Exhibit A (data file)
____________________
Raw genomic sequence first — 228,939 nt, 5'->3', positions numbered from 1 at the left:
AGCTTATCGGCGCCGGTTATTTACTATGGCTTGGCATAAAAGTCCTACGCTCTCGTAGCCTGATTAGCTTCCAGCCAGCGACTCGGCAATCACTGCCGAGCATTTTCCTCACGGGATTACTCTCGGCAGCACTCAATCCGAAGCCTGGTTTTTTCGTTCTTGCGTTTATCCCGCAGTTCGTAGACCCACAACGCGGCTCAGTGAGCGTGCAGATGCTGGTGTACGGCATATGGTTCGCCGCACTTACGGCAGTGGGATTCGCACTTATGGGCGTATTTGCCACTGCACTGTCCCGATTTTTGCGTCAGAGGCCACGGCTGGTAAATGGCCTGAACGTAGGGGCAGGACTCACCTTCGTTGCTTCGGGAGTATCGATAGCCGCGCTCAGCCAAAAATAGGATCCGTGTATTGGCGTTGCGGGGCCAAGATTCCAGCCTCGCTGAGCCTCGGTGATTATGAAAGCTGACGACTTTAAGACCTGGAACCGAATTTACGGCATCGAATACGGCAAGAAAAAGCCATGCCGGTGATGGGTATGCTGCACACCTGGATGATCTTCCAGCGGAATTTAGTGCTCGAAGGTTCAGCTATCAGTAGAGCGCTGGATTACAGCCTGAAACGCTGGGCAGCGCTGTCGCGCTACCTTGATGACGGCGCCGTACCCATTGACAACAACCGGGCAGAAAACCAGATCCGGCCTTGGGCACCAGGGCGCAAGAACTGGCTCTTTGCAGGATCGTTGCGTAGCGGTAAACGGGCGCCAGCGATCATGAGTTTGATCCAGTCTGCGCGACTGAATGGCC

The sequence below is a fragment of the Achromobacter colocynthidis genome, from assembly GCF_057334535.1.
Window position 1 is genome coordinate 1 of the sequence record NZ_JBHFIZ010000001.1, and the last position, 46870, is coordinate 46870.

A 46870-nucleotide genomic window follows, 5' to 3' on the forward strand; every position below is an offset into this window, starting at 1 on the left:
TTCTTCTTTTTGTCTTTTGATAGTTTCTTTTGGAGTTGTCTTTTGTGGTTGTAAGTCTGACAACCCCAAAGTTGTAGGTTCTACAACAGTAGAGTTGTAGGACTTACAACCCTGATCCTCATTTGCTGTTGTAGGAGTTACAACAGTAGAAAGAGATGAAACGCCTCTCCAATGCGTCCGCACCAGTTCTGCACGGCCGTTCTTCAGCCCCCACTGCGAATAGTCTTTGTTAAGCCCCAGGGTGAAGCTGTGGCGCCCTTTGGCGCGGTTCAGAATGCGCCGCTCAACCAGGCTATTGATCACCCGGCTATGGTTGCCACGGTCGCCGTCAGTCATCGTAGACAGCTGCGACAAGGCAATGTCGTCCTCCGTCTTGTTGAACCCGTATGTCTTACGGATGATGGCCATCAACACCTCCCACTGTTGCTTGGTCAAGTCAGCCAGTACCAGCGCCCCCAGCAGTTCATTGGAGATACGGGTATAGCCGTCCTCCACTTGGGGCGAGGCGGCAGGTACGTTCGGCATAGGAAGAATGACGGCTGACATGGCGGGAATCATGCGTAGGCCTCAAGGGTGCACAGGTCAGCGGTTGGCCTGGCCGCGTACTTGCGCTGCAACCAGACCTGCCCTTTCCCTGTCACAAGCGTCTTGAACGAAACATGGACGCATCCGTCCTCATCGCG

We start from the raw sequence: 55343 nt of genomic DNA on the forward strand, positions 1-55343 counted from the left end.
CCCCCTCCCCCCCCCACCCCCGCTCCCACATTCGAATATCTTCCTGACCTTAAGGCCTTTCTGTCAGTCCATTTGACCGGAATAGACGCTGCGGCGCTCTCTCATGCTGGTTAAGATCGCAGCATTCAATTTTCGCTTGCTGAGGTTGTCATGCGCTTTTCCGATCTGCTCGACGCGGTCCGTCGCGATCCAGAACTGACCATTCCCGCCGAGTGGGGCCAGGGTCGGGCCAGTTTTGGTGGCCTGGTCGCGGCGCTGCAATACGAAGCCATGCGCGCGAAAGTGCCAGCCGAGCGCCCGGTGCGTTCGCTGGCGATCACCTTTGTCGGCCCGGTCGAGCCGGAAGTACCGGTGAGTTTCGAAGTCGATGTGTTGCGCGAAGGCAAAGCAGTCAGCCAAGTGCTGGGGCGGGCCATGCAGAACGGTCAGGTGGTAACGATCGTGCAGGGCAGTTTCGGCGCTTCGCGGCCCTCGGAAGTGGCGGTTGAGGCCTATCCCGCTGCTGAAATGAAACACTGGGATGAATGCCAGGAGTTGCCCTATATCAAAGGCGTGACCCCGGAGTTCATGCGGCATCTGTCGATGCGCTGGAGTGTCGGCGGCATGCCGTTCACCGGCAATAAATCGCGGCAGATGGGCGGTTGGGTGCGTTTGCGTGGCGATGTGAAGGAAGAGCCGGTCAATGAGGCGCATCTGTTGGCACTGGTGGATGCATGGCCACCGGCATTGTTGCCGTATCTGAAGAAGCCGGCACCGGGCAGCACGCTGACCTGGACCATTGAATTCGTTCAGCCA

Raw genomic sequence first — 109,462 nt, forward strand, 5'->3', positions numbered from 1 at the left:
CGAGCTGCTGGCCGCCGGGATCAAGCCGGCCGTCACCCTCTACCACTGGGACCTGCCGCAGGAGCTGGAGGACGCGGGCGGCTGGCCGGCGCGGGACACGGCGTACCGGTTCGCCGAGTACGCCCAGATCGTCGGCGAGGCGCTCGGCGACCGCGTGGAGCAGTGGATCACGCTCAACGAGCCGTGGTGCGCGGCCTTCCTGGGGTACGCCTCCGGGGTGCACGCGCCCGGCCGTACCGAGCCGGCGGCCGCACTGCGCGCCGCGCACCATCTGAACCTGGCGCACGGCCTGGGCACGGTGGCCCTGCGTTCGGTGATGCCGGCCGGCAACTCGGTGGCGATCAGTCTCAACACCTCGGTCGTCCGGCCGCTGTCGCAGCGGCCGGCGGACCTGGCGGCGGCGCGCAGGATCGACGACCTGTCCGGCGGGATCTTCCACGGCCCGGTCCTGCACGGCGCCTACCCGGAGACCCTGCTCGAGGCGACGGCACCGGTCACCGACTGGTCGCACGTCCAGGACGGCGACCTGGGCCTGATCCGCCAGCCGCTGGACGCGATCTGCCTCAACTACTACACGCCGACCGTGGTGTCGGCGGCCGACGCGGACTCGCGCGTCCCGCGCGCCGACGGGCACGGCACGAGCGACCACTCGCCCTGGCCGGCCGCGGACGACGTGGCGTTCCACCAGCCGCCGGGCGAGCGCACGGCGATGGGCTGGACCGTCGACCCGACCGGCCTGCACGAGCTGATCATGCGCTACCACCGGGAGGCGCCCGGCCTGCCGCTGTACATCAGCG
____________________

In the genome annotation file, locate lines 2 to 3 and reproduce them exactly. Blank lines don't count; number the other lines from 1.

AGCTTATCGGCGCCGGTTATTTACTATGGCTTGGCATAAAAGTCCTACGCTCTCGTAGCCTGATTAGCTTCCAGCCAGCGACTCGGCAATCACTGCCGAGCATTTTCCTCACGGGATTACTCTCGGCAGCACTCAATCCGAAGCCTGGTTTTTTCGTTCTTGCGTTTATCCCGCAGTTCGTAGACCCACAACGCGGCTCAGTGAGCGTGCAGATGCTGGTGTACGGCATATGGTTCGCCGCACTTACGGCAGTGGGATTCGCACTTATGGGCGTATTTGCCACTGCACTGTCCCGATTTTTGCGTCAGAGGCCACGGCTGGTAAATGGCCTGAACGTAGGGGCAGGACTCACCTTCGTTGCTTCGGGAGTATCGATAGCCGCGCTCAGCCAAAAATAGGATCCGTGTATTGGCGTTGCGGGGCCAAGATTCCAGCCTCGCTGAGCCTCGGTGATTATGAAAGCTGACGACTTTAAGACCTGGAACCGAATTTACGGCATCGAATACGGCAAGAAAAAGCCATGCCGGTGATGGGTATGCTGCACACCTGGATGATCTTCCAGCGGAATTTAGTGCTCGAAGGTTCAGCTATCAGTAGAGCGCTGGATTACAGCCTGAAACGCTGGGCAGCGCTGTCGCGCTACCTTGATGACGGCGCCGTACCCATTGACAACAACCGGGCAGAAAACCAGATCCGGCCTTGGGCACCAGGGCGCAAGAACTGGCTCTTTGCAGGATCGTTGCGTAGCGGTAAACGGGCGCCAGCGATCATGAGTTTGATCCAGTCTGCGCGACTGAATGGCC

The sequence below is a fragment of the Achromobacter colocynthidis genome, from assembly GCF_057334535.1.